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Hard-up Wilkinsburg School District raises eyebrows with $15K retreat at Nemacolin

Tom Fontaine
| Thursday, Sept. 12, 2013, 10:12 p.m.

Financially troubled Wilkinsburg School District spent about $15,000 to send 13 administrators and consultants on a three-day retreat to one of Western Pennsylvania's poshest resorts.

“Where would people expect Wilkinsburg to go, to a place that serves hamburgers and hot dogs?” asked new district Superintendent Lee V. McFerren.

McFerren described such getaways as the trip to Nemacolin Woodlands Resort in Fayette County as common in education. Administrators from about a dozen Western Pennsylvania districts say they can't afford such luxuries.

“The best we can do is order pizza from Doughboys here in McKees Rocks. But only if we have a coupon,” Sto-Rox Superintendent Frank Dalmas said, adding administrators attend planning sessions in the district office for at least one afternoon before school starts.

McFerren, who took the helm July 1, said it's a long-standing practice in Wilkinsburg to hold administrative retreats outside the district. Other recent sites included Seven Springs Mountain Resort in Somerset and Fayette counties and Oglebay Resort & Conference Center in Wheeling, W.Va., he said.

Board President Karen Payne didn't return a call.

Money for the retreats is budgeted. McFerren said he asked for an assurance when interviewing for the job that he could take administrators on a retreat if hired and board members approved.

In addition to McFerren and his secretary, the building and grounds director, human resources director, business manager, top administrators at the district's four school buildings, pre-kindergarten administrator and three consultants on district education programs attended.

They held business meetings between 9 a.m. and 4 or 5 p.m. for two days, with most group members gathering for dinner. McFerren said rooms ran about $229 a night, on average, while the average dinner cost about $85.

“I think it's important that these retreats are held off-site so we can have people's 100 percent engagement and interest,” McFerren said. “Students can't achieve if we don't explicitly let administrators know what their responsibilities are.”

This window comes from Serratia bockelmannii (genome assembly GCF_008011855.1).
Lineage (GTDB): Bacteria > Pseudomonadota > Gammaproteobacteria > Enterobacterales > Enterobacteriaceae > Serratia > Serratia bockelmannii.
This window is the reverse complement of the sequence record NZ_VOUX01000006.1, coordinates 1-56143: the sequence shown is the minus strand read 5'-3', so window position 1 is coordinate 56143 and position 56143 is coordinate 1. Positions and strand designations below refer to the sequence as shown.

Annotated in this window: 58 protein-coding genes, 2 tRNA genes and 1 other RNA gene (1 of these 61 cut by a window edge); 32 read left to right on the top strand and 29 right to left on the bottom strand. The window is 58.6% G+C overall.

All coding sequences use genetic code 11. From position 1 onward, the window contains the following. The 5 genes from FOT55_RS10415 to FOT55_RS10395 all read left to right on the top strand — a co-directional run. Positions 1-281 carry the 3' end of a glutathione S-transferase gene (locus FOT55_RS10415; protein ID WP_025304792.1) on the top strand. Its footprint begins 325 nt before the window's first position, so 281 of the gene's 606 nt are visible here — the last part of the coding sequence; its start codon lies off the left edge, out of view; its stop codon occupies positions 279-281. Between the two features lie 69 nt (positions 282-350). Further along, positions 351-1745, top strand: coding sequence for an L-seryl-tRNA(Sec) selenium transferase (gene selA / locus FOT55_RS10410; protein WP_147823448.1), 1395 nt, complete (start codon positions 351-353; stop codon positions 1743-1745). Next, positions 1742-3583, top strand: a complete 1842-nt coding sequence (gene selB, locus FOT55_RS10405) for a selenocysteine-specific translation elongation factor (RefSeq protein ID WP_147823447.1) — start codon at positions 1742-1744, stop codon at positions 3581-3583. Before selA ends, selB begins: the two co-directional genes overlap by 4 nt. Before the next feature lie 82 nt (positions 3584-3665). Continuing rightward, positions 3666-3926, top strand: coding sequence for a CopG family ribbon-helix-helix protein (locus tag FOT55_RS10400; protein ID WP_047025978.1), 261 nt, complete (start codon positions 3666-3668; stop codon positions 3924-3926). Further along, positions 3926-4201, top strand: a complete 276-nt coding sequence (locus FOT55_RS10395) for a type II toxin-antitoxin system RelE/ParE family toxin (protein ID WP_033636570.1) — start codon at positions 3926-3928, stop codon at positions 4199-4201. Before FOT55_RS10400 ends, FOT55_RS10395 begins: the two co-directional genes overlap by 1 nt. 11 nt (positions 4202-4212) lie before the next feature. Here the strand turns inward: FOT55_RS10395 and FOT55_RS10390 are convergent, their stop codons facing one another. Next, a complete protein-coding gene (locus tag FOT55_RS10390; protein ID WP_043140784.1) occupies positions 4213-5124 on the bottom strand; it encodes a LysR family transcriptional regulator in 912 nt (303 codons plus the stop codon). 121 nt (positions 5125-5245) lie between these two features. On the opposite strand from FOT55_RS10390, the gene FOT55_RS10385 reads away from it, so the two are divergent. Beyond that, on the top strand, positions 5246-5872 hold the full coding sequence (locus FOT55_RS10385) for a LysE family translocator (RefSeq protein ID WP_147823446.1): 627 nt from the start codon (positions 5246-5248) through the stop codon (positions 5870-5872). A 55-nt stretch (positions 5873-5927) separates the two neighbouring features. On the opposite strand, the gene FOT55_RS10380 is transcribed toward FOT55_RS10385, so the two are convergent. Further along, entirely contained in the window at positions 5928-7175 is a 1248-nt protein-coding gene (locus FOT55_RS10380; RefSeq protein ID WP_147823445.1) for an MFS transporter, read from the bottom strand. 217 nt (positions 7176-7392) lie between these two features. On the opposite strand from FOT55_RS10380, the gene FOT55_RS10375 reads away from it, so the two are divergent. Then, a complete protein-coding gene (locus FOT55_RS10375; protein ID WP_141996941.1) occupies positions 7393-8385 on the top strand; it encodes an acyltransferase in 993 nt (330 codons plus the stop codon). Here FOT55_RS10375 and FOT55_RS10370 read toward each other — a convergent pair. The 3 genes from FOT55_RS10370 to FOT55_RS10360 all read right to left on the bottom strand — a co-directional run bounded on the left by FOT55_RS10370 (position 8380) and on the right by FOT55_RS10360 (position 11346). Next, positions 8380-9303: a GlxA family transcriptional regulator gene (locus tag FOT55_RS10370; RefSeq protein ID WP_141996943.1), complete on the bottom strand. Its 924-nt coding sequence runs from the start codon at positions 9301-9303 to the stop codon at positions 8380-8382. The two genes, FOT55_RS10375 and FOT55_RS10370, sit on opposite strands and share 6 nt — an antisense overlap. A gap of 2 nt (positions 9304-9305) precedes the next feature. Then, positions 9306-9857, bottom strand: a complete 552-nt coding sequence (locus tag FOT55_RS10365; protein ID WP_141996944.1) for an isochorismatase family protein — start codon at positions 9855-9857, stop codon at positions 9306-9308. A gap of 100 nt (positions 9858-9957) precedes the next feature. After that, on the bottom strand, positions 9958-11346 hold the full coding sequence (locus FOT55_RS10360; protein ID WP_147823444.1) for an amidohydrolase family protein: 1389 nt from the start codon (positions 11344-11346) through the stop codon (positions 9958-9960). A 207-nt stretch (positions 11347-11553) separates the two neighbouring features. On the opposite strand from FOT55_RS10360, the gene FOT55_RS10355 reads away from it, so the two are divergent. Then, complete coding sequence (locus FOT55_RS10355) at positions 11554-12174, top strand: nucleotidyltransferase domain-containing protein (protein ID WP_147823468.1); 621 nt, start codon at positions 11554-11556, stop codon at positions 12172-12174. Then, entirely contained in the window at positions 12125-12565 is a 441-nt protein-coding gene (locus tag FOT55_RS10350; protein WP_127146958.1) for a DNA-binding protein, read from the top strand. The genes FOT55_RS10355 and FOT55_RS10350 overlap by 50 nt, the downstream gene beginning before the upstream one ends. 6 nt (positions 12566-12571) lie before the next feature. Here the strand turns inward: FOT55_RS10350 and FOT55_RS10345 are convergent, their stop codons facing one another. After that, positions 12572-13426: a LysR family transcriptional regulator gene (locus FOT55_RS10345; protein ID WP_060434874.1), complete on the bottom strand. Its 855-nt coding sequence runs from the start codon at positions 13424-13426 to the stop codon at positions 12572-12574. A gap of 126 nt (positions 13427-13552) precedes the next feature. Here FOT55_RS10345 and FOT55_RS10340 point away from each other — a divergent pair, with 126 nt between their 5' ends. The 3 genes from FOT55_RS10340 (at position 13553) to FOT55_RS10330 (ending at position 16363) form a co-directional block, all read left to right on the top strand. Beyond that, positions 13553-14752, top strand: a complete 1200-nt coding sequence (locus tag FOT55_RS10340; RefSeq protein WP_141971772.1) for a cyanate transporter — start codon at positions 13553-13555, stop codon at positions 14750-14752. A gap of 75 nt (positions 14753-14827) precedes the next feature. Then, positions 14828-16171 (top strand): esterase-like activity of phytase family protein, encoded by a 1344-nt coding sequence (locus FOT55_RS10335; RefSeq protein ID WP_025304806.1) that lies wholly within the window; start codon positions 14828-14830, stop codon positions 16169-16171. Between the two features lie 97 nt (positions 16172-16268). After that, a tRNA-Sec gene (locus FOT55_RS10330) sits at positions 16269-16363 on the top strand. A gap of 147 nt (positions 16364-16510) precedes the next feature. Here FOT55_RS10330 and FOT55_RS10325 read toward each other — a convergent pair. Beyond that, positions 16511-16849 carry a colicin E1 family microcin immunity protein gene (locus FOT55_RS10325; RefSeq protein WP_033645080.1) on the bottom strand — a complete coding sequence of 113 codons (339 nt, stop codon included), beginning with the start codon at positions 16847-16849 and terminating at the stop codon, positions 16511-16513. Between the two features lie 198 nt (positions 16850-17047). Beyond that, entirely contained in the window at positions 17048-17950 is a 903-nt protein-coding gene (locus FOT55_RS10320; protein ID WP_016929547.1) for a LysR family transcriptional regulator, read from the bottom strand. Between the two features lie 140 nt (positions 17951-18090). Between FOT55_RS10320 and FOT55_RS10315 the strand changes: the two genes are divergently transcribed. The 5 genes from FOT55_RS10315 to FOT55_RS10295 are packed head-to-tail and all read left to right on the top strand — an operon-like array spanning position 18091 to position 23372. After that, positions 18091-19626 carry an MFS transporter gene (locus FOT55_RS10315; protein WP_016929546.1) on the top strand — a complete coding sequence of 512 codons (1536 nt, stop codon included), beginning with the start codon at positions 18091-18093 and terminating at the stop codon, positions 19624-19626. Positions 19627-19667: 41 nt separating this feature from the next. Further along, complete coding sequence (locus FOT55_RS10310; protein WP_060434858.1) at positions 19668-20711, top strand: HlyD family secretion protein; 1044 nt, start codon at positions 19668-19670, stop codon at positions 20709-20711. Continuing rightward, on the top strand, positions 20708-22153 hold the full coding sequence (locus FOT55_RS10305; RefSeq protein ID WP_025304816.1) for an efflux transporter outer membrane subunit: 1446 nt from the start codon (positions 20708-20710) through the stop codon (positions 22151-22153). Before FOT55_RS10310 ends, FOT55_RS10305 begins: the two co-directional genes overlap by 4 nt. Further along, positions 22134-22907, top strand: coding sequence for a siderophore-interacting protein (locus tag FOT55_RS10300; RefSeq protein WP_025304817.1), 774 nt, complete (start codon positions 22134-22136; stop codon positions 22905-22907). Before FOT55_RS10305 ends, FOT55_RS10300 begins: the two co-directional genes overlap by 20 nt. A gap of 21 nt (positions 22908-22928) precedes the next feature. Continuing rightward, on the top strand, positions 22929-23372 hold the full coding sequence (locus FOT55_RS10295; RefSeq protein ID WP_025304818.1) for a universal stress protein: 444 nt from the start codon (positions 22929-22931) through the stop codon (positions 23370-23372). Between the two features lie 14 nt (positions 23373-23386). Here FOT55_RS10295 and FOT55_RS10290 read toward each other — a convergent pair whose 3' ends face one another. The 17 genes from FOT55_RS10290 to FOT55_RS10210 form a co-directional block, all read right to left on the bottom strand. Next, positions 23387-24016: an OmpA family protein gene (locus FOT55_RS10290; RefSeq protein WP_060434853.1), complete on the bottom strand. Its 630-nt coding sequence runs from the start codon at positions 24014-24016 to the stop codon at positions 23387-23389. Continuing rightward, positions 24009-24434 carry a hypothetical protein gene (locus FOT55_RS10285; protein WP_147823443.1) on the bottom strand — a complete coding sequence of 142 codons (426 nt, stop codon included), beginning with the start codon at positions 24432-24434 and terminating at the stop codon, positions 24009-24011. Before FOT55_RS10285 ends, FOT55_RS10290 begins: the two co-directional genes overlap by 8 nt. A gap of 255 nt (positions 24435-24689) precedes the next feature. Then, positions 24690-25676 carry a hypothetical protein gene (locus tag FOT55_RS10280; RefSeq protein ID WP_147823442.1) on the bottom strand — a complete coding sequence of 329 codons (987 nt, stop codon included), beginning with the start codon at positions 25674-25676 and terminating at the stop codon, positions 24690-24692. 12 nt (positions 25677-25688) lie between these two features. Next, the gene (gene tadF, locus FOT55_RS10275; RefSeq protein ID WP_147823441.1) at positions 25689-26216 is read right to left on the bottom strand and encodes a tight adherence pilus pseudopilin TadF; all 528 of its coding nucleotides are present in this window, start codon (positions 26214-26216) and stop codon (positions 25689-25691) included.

The Farrell (Mercer County) school board fired McFerren in 2008 amid complaints about his performance as high school principal. A state court later said the board acted improperly. McFerren dropped a federal lawsuit he filed against the district after it rehired him as assistant superintendent.

School leaders and Jim Buckheit, executive director of the Pennsylvania Association of School Administrators, said summer planning sessions are crucial. “Should districts do it in venues that are cost-effective and appropriate, given they're spending taxpayer dollars? Absolutely,” Buckheit said.

Buckheit wouldn't comment on Wilkinsburg but said: “We work to advocate for additional funding for education. Sometimes it's a challenge when money isn't used as efficiently as we would like.”

Buckheit's association, along with the Pennsylvania Association of School Business Officials, reported in June that two-thirds of Pennsylvania districts it surveyed planned to cut instructional programs because of budget constraints.

Wilkinsburg's fiscal problems are worse than most. The state Department of Education placed the district on a financial “watch list” last spring because it borrowed $3 million in January to pay bills. The state noted that Wilkinsburg property owners bear the state's second-highest tax burden. The district has eliminated about 90 jobs over the past three years and it closed an elementary school last year to save $500,000.

Department of Education spokeswoman Tim Eller declined to comment on Wilkinsburg, but said the state allows districts to determine how to handle professional development.

More than a dozen local districts described their policies to the Trib. None went to resorts.

Mt. Lebanon administrators hold a two-day workshop every year, usually in-house, but construction at the high school this summer forced it to use Hoover Elementary one afternoon and PNC Park office space on the other. The district's food service provider, Aramark, which also provides food at PNC Park, provided the space at no cost, said spokeswoman Cissy Bowman.

“We don't do any off-site retreats,” Bethel Park School District spokeswoman Vicki Flotta said, noting it held a one-day retreat for administrators last month in a windowless community room at the district's administration building.

Penn Hills spent about $8,500 to send school board members and a few top administrators to a retreat in Station Square in the past year for what spokeswoman Teresita Kolenchak described as a “team-building exercise.” The retreat is not held annually, she said.

“Retreats were a lot more common back in the heyday, but most districts are really tightening up. Call me cheap, but half the time I don't even claim mileage,” said Monessen Superintendent Linda Marcolini.

Staff writer Matthew Santoni contributed. Tom Fontaine is a staff writer for Trib Total Media. He can be reached at 412-320-7847 or

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